Creatine Use Must be Banned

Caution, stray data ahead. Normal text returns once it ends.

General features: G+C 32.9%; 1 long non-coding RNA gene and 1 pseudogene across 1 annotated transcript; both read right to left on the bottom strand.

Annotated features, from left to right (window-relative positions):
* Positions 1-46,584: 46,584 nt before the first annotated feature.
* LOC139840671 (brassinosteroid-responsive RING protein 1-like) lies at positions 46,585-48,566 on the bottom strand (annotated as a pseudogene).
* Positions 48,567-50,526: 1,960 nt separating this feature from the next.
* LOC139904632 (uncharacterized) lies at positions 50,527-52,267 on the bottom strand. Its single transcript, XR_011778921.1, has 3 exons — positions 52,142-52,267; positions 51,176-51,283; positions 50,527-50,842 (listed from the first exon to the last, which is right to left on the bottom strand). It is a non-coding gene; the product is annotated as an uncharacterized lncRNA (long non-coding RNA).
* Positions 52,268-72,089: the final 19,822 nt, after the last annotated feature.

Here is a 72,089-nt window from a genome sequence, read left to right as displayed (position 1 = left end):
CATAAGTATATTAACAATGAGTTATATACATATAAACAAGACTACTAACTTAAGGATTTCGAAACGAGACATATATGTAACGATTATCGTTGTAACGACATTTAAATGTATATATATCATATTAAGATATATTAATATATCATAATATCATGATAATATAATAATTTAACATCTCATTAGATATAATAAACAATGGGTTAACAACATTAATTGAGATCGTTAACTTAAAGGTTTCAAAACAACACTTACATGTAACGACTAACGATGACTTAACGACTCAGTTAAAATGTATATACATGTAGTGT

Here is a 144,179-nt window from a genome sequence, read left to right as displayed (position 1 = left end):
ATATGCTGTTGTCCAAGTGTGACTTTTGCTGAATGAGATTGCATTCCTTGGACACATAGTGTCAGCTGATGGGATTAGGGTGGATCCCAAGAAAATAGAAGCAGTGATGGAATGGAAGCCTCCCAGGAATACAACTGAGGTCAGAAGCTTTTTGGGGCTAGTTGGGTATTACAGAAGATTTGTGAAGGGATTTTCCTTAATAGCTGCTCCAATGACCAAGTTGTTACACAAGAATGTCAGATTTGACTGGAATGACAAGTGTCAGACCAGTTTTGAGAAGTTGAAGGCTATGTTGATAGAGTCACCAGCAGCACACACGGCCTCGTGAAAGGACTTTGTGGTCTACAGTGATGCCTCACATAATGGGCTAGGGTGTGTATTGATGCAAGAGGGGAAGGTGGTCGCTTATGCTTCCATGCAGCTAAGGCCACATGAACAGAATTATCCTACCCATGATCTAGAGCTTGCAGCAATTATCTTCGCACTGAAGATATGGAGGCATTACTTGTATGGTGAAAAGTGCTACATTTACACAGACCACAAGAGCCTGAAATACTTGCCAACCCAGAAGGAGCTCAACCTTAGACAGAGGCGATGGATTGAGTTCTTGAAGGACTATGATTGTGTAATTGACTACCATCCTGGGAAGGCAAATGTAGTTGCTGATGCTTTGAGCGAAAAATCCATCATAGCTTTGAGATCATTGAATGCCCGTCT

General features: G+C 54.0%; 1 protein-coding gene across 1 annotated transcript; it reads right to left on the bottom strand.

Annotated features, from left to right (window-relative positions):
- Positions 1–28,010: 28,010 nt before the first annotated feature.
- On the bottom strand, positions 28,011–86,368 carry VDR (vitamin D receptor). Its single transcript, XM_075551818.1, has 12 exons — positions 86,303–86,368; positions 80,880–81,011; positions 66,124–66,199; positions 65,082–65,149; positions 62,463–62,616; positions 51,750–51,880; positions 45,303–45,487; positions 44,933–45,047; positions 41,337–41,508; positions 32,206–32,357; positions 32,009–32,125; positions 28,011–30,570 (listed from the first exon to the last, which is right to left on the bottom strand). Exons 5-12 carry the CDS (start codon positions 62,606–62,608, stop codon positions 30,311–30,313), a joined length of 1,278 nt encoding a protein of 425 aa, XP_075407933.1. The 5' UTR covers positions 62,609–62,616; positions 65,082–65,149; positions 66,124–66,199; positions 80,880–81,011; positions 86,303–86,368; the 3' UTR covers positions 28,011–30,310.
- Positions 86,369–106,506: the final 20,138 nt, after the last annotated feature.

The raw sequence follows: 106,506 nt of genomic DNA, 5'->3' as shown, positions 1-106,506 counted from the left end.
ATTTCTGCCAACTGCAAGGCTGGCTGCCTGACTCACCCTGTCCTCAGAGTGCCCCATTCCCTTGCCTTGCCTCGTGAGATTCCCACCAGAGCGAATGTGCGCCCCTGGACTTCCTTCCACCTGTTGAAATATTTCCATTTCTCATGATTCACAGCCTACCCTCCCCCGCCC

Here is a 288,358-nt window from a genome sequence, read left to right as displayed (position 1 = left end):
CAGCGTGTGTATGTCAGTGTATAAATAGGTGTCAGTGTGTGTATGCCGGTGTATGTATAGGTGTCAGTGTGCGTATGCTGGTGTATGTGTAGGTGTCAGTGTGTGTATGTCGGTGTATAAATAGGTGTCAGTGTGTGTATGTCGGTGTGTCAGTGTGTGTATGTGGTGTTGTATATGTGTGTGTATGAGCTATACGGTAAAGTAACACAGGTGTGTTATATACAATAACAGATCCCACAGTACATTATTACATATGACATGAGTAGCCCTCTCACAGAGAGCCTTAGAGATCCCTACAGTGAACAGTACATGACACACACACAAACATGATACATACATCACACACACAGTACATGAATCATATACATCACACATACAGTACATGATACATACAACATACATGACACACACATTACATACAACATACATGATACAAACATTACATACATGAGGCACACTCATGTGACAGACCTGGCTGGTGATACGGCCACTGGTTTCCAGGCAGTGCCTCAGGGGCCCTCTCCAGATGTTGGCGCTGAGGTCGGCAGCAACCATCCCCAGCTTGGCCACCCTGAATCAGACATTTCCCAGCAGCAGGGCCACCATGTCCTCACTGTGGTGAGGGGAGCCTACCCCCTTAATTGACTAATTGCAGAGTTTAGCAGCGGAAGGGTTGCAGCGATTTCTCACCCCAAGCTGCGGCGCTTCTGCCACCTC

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Athletes are always searching for ways to enhance their performance. Recently, beginning in the 1950s, that search has included the use of illegal substances like steroids and growth hormones. Illegal substances have been used widely by athletes in hop es of achieving the desired Olympic gold medal or multi-million dollar contract. Some nations, for example the late East Germany in the 1970s and 1980s, have mandated the use of steroids by their athletes. The downside of using those illegal substances is that because they are illegal, getting caught using them can lead to losing that coveted gold medal, a lifetime ban from sports, and a total loss of honor and dignity. This is why the search is now on to find some legal means of enhancing athletic per formance. Much to athletes' delight, a new promising product, creatine, has recently appeared on the market. Creatine is a substance found in meats and synthesized by the human body but the latest craze is over artificially made creatine. Many athletes take it in hopes of increasing their strength, speed, or endurance. Althoug h the initial results of creatine testing were very positive, showing potential to help athletes increase their strength and speed, new evidence shows that creatine is not as perfect of a nutritional supplement as it once appeared to be. Creatine supplementation is now being linked to several hazardous side effects in the body and even its effectiveness has come into question. The use of creatine supplements by athletes is a dangerous wa y to enhance performance and should be regulated or banned. Creatine is a nitrogenous compound that is found naturally in meats and is synthesized by the body and stored in th... ... middle of paper ... ...f competition. Works Cited Eichner, E. Randy. "Ergogenic Aids: What Athletes are Using and Why." The Physician and Sportsmedicine April 1997: 25(4): 70-83. Gordon, Kevin. Personal Interview. 7 May 1998. Jenkins, Mark A. "Creatine Supplementation in Athletes: Review." (1998) Online. SportsMedWeb. 10 May 1998. Lowengrub, Tamara. "Creatine: The Jury's Still Out." Swimming World April 1998: 39(4): 16-17. Mujika, I and Padilla, S. "Creatine Supplementation as an Ergogenic Aid for Sports Performance in Highly Trained Athletes: A Critical Review." International Journal of Sportsmedicine October 1997: 18(7): 491-496. Peyser, Marc and Springer, Karen. "The New Muscle Candy." Newsweek 12 January 1998: 131(2): 68. Toler, Steven M. "Creatine Is an Ergogen for Anaerobic Exercise." Nutrition Reviews 1 January 1997: 55(1): 21-23.

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